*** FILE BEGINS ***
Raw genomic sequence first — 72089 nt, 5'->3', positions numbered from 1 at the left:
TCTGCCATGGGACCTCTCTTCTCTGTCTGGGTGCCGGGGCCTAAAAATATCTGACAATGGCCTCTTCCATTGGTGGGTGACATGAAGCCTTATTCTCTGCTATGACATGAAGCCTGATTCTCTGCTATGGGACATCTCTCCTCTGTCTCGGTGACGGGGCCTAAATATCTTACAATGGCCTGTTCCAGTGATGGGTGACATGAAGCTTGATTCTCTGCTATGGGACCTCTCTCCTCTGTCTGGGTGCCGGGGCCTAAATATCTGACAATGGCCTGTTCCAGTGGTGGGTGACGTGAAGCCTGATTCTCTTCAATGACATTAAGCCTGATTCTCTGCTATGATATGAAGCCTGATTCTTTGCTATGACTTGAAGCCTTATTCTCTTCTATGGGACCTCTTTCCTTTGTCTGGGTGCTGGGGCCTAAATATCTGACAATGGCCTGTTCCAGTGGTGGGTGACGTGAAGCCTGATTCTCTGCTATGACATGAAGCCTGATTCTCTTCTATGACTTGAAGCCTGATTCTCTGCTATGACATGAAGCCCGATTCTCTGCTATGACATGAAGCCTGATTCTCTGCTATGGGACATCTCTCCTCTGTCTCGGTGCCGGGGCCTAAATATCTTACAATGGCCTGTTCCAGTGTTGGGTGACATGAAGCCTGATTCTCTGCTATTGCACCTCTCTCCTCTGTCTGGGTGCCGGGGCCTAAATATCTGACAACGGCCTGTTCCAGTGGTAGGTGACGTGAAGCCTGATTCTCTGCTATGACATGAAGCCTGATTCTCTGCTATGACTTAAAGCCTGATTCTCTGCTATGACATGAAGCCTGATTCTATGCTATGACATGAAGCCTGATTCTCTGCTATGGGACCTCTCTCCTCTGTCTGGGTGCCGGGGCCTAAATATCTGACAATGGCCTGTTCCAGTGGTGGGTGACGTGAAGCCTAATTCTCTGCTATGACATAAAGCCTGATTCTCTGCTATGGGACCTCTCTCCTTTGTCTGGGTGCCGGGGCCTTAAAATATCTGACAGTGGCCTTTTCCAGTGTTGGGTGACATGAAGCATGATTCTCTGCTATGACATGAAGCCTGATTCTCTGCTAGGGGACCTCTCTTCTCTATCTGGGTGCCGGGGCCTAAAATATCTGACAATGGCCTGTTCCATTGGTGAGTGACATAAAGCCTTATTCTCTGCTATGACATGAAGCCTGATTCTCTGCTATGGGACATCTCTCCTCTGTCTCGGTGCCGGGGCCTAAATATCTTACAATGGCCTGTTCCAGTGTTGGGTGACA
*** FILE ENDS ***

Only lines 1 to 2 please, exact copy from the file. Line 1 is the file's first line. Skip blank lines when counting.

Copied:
Raw genomic sequence first — 72089 nt, 5'->3', positions numbered from 1 at the left:
TCTGCCATGGGACCTCTCTTCTCTGTCTGGGTGCCGGGGCCTAAAAATATCTGACAATGGCCTCTTCCATTGGTGGGTGACATGAAGCCTTATTCTCTGCTATGACATGAAGCCTGATTCTCTGCTATGGGACATCTCTCCTCTGTCTCGGTGACGGGGCCTAAATATCTTACAATGGCCTGTTCCAGTGATGGGTGACATGAAGCTTGATTCTCTGCTATGGGACCTCTCTCCTCTGTCTGGGTGCCGGGGCCTAAATATCTGACAATGGCCTGTTCCAGTGGTGGGTGACGTGAAGCCTGATTCTCTTCAATGACATTAAGCCTGATTCTCTGCTATGATATGAAGCCTGATTCTTTGCTATGACTTGAAGCCTTATTCTCTTCTATGGGACCTCTTTCCTTTGTCTGGGTGCTGGGGCCTAAATATCTGACAATGGCCTGTTCCAGTGGTGGGTGACGTGAAGCCTGATTCTCTGCTATGACATGAAGCCTGATTCTCTTCTATGACTTGAAGCCTGATTCTCTGCTATGACATGAAGCCCGATTCTCTGCTATGACATGAAGCCTGATTCTCTGCTATGGGACATCTCTCCTCTGTCTCGGTGCCGGGGCCTAAATATCTTACAATGGCCTGTTCCAGTGTTGGGTGACATGAAGCCTGATTCTCTGCTATTGCACCTCTCTCCTCTGTCTGGGTGCCGGGGCCTAAATATCTGACAACGGCCTGTTCCAGTGGTAGGTGACGTGAAGCCTGATTCTCTGCTATGACATGAAGCCTGATTCTCTGCTATGACTTAAAGCCTGATTCTCTGCTATGACATGAAGCCTGATTCTATGCTATGACATGAAGCCTGATTCTCTGCTATGGGACCTCTCTCCTCTGTCTGGGTGCCGGGGCCTAAATATCTGACAATGGCCTGTTCCAGTGGTGGGTGACGTGAAGCCTAATTCTCTGCTATGACATAAAGCCTGATTCTCTGCTATGGGACCTCTCTCCTTTGTCTGGGTGCCGGGGCCTTAAAATATCTGACAGTGGCCTTTTCCAGTGTTGGGTGACATGAAGCATGATTCTCTGCTATGACATGAAGCCTGATTCTCTGCTAGGGGACCTCTCTTCTCTATCTGGGTGCCGGGGCCTAAAATATCTGACAATGGCCTGTTCCATTGGTGAGTGACATAAAGCCTTATTCTCTGCTATGACATGAAGCCTGATTCTCTGCTATGGGACATCTCTCCTCTGTCTCGGTGCCGGGGCCTAAATATCTTACAATGGCCTGTTCCAGTGTTGGGTGACA